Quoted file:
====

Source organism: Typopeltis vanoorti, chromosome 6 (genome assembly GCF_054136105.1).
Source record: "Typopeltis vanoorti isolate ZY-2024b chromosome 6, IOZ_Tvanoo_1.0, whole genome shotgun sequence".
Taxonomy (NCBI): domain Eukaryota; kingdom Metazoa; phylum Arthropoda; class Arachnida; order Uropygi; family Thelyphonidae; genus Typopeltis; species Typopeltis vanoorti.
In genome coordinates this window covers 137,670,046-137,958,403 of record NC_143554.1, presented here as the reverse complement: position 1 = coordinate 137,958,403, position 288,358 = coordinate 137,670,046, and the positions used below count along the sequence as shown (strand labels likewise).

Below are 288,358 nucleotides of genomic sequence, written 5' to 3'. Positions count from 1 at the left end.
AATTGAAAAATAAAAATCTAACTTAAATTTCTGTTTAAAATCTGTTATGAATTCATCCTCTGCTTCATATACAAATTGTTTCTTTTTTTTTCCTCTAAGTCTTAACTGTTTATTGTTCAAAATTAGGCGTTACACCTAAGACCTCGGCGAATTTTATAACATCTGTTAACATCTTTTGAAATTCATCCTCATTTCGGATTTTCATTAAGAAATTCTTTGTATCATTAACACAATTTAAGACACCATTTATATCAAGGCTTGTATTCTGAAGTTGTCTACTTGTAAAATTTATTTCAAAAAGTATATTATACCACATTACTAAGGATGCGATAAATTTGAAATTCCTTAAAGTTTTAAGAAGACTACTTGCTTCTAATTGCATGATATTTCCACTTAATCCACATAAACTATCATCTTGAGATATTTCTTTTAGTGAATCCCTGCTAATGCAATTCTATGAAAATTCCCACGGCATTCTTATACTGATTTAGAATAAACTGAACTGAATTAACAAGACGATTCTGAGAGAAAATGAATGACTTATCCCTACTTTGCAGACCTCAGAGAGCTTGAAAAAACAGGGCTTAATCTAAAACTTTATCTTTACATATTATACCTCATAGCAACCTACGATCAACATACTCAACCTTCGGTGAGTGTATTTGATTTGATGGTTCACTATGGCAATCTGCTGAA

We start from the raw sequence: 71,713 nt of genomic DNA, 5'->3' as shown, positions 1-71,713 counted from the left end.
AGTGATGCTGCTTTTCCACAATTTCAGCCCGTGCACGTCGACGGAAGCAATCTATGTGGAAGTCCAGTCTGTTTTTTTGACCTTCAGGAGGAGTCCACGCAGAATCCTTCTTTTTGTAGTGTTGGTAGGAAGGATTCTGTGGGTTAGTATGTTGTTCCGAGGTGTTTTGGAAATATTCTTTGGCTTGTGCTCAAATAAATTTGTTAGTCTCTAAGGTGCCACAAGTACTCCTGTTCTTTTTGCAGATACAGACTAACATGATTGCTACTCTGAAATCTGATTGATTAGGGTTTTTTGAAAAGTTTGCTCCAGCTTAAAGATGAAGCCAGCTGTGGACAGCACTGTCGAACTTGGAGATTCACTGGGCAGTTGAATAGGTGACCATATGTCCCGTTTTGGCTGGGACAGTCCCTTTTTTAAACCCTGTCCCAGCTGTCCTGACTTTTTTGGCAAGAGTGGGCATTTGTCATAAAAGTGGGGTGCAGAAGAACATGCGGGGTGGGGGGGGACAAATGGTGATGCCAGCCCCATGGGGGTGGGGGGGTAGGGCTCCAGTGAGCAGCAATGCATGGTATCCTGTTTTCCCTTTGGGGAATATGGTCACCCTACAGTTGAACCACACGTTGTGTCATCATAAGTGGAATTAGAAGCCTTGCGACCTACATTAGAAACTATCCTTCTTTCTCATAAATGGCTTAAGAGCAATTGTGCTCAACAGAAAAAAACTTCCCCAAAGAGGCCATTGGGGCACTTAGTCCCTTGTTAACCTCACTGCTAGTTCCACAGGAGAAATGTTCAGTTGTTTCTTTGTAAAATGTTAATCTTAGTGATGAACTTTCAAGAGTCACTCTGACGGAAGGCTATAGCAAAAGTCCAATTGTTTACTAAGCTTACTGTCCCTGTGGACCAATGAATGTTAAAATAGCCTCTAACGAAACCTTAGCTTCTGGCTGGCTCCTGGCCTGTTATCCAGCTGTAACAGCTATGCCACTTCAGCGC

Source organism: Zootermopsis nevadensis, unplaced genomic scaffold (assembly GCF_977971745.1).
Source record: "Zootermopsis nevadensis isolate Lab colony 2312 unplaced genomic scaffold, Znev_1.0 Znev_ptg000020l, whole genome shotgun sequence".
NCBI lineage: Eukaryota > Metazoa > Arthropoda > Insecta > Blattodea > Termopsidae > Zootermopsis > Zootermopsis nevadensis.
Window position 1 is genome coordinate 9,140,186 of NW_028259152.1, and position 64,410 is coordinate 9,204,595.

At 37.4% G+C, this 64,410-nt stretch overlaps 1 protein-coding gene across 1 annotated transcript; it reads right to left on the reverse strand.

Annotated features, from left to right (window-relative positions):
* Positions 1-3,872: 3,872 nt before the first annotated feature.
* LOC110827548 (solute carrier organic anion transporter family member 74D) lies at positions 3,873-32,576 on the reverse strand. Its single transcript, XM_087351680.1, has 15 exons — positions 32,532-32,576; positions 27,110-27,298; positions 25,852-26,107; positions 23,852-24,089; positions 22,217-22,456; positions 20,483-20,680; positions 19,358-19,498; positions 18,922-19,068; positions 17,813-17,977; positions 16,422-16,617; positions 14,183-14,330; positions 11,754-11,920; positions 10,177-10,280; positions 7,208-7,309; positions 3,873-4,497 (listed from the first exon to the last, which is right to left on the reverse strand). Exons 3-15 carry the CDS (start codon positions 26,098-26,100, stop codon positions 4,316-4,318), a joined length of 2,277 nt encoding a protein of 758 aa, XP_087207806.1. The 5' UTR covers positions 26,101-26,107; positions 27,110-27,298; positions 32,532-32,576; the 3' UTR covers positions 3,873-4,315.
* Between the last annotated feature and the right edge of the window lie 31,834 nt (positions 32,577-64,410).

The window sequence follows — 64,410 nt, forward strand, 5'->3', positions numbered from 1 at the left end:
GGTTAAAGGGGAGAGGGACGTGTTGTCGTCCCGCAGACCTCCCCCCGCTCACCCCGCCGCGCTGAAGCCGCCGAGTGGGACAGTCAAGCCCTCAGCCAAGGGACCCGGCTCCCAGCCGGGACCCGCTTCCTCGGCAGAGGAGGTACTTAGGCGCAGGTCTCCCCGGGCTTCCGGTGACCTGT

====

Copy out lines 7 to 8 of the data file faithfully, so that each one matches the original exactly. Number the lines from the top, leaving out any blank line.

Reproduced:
We start from the raw sequence: 71,713 nt of genomic DNA, 5'->3' as shown, positions 1-71,713 counted from the left end.
AGTGATGCTGCTTTTCCACAATTTCAGCCCGTGCACGTCGACGGAAGCAATCTATGTGGAAGTCCAGTCTGTTTTTTTGACCTTCAGGAGGAGTCCACGCAGAATCCTTCTTTTTGTAGTGTTGGTAGGAAGGATTCTGTGGGTTAGTATGTTGTTCCGAGGTGTTTTGGAAATATTCTTTGGCTTGTGCTCAAATAAATTTGTTAGTCTCTAAGGTGCCACAAGTACTCCTGTTCTTTTTGCAGATACAGACTAACATGATTGCTACTCTGAAATCTGATTGATTAGGGTTTTTTGAAAAGTTTGCTCCAGCTTAAAGATGAAGCCAGCTGTGGACAGCACTGTCGAACTTGGAGATTCACTGGGCAGTTGAATAGGTGACCATATGTCCCGTTTTGGCTGGGACAGTCCCTTTTTTAAACCCTGTCCCAGCTGTCCTGACTTTTTTGGCAAGAGTGGGCATTTGTCATAAAAGTGGGGTGCAGAAGAACATGCGGGGTGGGGGGGGACAAATGGTGATGCCAGCCCCATGGGGGTGGGGGGGTAGGGCTCCAGTGAGCAGCAATGCATGGTATCCTGTTTTCCCTTTGGGGAATATGGTCACCCTACAGTTGAACCACACGTTGTGTCATCATAAGTGGAATTAGAAGCCTTGCGACCTACATTAGAAACTATCCTTCTTTCTCATAAATGGCTTAAGAGCAATTGTGCTCAACAGAAAAAAACTTCCCCAAAGAGGCCATTGGGGCACTTAGTCCCTTGTTAACCTCACTGCTAGTTCCACAGGAGAAATGTTCAGTTGTTTCTTTGTAAAATGTTAATCTTAGTGATGAACTTTCAAGAGTCACTCTGACGGAAGGCTATAGCAAAAGTCCAATTGTTTACTAAGCTTACTGTCCCTGTGGACCAATGAATGTTAAAATAGCCTCTAACGAAACCTTAGCTTCTGGCTGGCTCCTGGCCTGTTATCCAGCTGTAACAGCTATGCCACTTCAGCGC